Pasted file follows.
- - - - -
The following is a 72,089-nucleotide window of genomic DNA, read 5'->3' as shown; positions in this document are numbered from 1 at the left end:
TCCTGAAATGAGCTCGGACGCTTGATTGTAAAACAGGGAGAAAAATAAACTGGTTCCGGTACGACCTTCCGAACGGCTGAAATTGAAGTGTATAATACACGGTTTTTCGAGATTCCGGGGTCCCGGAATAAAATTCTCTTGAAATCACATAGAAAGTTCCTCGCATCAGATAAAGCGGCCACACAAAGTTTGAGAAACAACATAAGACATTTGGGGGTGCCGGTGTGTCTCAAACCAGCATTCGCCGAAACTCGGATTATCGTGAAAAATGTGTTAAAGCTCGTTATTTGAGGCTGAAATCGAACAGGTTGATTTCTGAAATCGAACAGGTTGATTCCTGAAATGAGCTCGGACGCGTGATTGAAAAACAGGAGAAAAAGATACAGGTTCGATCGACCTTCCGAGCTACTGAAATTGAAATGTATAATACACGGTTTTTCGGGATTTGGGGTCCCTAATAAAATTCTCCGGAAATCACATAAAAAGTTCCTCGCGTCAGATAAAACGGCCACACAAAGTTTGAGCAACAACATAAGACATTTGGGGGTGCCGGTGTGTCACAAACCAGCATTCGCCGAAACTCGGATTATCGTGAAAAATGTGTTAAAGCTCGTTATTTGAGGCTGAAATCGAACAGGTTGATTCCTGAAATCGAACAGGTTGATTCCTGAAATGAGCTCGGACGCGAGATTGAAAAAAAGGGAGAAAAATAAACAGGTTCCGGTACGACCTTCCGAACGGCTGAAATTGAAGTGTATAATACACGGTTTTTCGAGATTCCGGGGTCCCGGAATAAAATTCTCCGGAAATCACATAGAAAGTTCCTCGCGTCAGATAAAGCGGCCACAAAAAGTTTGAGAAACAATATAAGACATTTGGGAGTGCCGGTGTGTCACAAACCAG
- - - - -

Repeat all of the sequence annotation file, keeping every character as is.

The following is a 72,089-nucleotide window of genomic DNA, read 5'->3' as shown; positions in this document are numbered from 1 at the left end:
TCCTGAAATGAGCTCGGACGCTTGATTGTAAAACAGGGAGAAAAATAAACTGGTTCCGGTACGACCTTCCGAACGGCTGAAATTGAAGTGTATAATACACGGTTTTTCGAGATTCCGGGGTCCCGGAATAAAATTCTCTTGAAATCACATAGAAAGTTCCTCGCATCAGATAAAGCGGCCACACAAAGTTTGAGAAACAACATAAGACATTTGGGGGTGCCGGTGTGTCTCAAACCAGCATTCGCCGAAACTCGGATTATCGTGAAAAATGTGTTAAAGCTCGTTATTTGAGGCTGAAATCGAACAGGTTGATTTCTGAAATCGAACAGGTTGATTCCTGAAATGAGCTCGGACGCGTGATTGAAAAACAGGAGAAAAAGATACAGGTTCGATCGACCTTCCGAGCTACTGAAATTGAAATGTATAATACACGGTTTTTCGGGATTTGGGGTCCCTAATAAAATTCTCCGGAAATCACATAAAAAGTTCCTCGCGTCAGATAAAACGGCCACACAAAGTTTGAGCAACAACATAAGACATTTGGGGGTGCCGGTGTGTCACAAACCAGCATTCGCCGAAACTCGGATTATCGTGAAAAATGTGTTAAAGCTCGTTATTTGAGGCTGAAATCGAACAGGTTGATTCCTGAAATCGAACAGGTTGATTCCTGAAATGAGCTCGGACGCGAGATTGAAAAAAAGGGAGAAAAATAAACAGGTTCCGGTACGACCTTCCGAACGGCTGAAATTGAAGTGTATAATACACGGTTTTTCGAGATTCCGGGGTCCCGGAATAAAATTCTCCGGAAATCACATAGAAAGTTCCTCGCGTCAGATAAAGCGGCCACAAAAAGTTTGAGAAACAATATAAGACATTTGGGAGTGCCGGTGTGTCACAAACCAG